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I'm currently implementing a histogram that will show a very large scale data using Qt and I have some doubts about which data structure(s) I should be using for my problem. I will be displaying the amount of queries received from users of an application and the way I should display is as follows -in a single application that will show different histograms upon clicking different "show me this data etc." buttons-

1) Display the histogram of total queries per every month -4 months of data here, I
kept four variables and incremented them as I caught queries belonging to those months
in the CSV file-

2) Display the histogram of total queries per every single day in a selected month -I was thinking of using 4 QVectors to represent the months for this one, incrementing every element of the vector (day), as I come by that specific day -e.g. the vector represents the month of August and whenever I come across a data with 2011-08-XY , I will increment the (XY + 1)th element of that vector by 1- my second alternative is to use 4 QLinkedList's for the sake of better complexity but I'm not sure if the ways I've come up with are efficient enough and I'm willing to listen to any other idea.

3) Here's where things get a bit complicated. Display the histogram of total queries per every hour in a selected day and month. The data represented is multiplied in a vast manner and I don't know which data structure -or combination of structures- I should use to implement this one. A list of lists perhaps?

Any ideas on my problems at 2) and 3) would be helpful, Thanks in advance.

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2 Answers 2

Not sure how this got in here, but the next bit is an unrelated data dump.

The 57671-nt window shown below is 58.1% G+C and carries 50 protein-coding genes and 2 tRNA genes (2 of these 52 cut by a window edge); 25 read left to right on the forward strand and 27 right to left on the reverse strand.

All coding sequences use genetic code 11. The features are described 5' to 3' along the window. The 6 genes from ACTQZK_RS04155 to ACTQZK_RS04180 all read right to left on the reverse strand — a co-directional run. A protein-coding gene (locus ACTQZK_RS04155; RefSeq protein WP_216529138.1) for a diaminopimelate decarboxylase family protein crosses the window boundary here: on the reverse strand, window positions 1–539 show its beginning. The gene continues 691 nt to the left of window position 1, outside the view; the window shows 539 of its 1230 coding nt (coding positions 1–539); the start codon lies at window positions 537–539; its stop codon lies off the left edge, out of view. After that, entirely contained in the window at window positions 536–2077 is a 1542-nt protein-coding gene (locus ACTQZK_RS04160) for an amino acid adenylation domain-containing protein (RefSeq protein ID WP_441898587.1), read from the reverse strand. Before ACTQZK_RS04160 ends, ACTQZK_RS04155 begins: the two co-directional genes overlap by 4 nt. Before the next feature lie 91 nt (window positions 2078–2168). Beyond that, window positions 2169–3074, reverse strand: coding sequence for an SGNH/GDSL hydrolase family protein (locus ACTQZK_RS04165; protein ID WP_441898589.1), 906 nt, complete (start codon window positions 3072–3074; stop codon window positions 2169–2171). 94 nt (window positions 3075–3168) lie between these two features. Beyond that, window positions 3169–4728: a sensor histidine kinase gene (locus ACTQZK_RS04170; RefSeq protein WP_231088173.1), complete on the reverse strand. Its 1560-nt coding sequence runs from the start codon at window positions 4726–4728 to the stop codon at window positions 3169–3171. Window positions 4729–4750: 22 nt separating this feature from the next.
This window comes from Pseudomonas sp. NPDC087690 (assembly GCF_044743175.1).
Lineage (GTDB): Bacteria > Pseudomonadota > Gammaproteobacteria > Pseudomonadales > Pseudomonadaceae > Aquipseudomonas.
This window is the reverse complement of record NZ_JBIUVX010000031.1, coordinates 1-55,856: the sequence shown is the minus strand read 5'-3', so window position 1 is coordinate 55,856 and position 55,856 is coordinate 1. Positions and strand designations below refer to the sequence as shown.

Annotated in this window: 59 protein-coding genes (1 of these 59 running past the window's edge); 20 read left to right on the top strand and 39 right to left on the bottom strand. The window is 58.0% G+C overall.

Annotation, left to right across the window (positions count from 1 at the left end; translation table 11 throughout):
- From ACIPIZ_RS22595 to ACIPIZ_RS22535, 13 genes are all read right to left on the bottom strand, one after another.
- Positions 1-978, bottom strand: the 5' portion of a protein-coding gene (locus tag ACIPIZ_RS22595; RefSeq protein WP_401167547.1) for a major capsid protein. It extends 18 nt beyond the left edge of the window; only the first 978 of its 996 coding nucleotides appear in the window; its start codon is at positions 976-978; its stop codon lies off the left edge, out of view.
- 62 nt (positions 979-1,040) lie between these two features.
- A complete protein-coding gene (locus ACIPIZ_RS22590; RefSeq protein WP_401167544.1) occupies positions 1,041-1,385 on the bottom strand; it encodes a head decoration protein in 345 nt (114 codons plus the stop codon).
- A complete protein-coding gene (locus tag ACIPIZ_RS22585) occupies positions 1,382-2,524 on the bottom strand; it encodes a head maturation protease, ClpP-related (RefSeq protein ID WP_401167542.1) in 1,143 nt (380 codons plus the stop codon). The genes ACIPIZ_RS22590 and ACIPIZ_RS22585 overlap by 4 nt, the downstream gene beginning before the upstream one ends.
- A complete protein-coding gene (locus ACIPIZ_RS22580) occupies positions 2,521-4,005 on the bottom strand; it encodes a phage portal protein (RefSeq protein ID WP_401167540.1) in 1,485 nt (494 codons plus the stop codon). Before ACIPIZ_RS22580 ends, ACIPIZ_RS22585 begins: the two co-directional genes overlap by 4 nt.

up vote 2 down vote accepted

Actually, it shouldn't be too unmanageable to always do queries per hour. Assuming that the number of queries per hour is never greater than the maximum int value, that's only 24 ints per day = 32 bits or 64 depending on your machine. Assuming 32 bits, then you could get up to 28 years worth of data per MB.

There's no need to transfer the month/year - your program can work that out. Just assign hour 0 to the earliest point in your data, which you keep as a constant, then work out the date based on hours passed since then.

This avoids having to have a list of lists or anything fancy - just use an array where each address contains the number of hours since hour 0, and the number of queries for that hour.

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Why don't you simply use a classical database? When you start asking these kind of question I think it is a good time to consider a more robust structure.There are multiple data structures implemented inside any DB, optimized either for different access type. You should considerate at least lookup, insertion, deletion, range queries. There is no structure which is better than the others in all costs, so there is always a trade-off.

Qt has some database classes you can use. I never used the Qt SQL library, but I think you should give it a shot. Fortunately, there is a Qt SQL programming guide at the end of the page linked.

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